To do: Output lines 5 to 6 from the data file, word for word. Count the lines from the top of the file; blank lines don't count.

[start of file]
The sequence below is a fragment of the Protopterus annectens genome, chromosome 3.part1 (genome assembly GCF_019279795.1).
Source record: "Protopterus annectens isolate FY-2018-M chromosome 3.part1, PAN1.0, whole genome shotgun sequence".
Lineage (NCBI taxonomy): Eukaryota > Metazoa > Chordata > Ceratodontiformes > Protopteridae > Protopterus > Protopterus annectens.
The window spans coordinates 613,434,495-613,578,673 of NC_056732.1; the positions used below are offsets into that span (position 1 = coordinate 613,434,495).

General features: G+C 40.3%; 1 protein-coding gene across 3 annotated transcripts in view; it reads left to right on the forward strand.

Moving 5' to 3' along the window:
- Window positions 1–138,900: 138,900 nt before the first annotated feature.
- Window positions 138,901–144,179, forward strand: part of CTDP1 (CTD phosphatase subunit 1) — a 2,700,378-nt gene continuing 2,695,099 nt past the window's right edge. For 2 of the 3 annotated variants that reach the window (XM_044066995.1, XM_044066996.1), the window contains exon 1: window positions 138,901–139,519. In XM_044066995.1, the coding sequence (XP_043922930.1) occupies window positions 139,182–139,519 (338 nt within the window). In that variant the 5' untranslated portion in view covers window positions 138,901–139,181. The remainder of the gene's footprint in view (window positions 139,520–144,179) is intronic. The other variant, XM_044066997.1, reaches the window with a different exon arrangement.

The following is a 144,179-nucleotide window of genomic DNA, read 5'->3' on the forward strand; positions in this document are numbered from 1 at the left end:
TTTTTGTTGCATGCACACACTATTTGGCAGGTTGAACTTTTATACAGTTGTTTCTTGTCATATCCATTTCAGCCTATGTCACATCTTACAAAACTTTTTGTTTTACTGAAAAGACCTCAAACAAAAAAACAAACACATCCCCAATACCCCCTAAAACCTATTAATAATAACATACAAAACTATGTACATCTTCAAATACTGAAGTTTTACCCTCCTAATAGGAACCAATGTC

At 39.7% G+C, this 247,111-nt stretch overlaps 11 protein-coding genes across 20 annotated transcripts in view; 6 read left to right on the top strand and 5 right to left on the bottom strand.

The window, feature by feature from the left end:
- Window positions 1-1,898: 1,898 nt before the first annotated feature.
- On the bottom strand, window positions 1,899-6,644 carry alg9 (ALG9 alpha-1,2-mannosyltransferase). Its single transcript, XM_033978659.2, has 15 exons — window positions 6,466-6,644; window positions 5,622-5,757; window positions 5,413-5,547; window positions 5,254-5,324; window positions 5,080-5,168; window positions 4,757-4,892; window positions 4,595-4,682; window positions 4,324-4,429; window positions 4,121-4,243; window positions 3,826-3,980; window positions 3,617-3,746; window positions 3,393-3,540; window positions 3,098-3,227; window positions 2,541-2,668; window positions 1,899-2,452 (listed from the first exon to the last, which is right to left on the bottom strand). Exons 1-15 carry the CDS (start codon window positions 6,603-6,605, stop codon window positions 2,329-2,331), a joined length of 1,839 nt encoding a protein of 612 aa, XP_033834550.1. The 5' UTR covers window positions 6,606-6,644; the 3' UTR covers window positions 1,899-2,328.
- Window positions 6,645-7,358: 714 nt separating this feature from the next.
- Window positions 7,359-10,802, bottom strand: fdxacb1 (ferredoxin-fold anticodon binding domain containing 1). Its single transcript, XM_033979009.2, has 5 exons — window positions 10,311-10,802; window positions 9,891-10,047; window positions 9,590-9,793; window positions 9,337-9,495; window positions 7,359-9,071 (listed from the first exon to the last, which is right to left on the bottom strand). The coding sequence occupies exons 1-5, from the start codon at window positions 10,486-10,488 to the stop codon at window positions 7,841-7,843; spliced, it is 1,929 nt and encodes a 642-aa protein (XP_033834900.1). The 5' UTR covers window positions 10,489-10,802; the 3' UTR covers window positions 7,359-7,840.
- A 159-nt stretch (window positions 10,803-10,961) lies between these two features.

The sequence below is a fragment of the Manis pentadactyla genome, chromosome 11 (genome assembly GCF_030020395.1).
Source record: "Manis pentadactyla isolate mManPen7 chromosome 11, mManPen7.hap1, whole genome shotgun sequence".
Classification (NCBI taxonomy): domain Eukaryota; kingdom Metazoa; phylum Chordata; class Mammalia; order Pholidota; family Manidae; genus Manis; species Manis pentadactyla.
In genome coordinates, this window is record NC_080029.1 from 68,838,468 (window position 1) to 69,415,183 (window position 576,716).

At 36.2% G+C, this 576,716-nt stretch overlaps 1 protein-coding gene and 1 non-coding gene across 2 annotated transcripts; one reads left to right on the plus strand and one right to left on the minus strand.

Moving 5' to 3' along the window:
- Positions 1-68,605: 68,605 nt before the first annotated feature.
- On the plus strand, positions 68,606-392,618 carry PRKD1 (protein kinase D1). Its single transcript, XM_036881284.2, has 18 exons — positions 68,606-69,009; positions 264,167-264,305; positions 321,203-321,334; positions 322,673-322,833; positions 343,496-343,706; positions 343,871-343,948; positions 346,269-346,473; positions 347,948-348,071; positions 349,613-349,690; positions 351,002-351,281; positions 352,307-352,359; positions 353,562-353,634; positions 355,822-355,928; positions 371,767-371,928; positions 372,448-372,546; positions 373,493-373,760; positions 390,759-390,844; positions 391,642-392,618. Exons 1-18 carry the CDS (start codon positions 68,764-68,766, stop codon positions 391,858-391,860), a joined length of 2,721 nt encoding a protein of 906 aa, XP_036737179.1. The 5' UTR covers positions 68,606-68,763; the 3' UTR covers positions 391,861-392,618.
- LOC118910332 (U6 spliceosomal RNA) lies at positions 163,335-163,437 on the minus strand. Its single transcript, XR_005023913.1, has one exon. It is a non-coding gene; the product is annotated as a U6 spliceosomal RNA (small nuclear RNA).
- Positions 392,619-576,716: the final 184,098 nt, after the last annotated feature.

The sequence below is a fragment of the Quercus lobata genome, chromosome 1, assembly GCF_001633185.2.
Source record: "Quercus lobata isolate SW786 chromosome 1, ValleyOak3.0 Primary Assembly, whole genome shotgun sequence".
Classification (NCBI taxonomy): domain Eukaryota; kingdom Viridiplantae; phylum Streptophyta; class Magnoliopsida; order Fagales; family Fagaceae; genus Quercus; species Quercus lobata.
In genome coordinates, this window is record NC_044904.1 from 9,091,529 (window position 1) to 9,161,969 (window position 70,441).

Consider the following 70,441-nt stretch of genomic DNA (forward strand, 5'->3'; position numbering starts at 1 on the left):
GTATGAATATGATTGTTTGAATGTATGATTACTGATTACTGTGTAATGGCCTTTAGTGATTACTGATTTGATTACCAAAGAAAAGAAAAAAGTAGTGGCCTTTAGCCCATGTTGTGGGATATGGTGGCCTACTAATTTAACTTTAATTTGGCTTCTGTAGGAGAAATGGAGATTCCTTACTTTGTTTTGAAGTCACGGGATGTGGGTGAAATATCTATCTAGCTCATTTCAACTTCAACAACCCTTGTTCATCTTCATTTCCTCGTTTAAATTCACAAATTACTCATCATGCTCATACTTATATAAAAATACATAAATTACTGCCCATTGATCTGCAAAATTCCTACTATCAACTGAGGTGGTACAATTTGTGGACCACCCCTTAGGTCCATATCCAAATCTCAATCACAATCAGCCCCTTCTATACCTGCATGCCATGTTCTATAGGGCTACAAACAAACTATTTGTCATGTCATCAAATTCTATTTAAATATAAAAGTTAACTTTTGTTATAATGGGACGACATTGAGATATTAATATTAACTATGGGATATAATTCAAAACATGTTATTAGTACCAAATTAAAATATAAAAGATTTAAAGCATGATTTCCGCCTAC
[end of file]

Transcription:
General features: G+C 40.3%; 1 protein-coding gene across 3 annotated transcripts in view; it reads left to right on the forward strand.

Moving 5' to 3' along the window: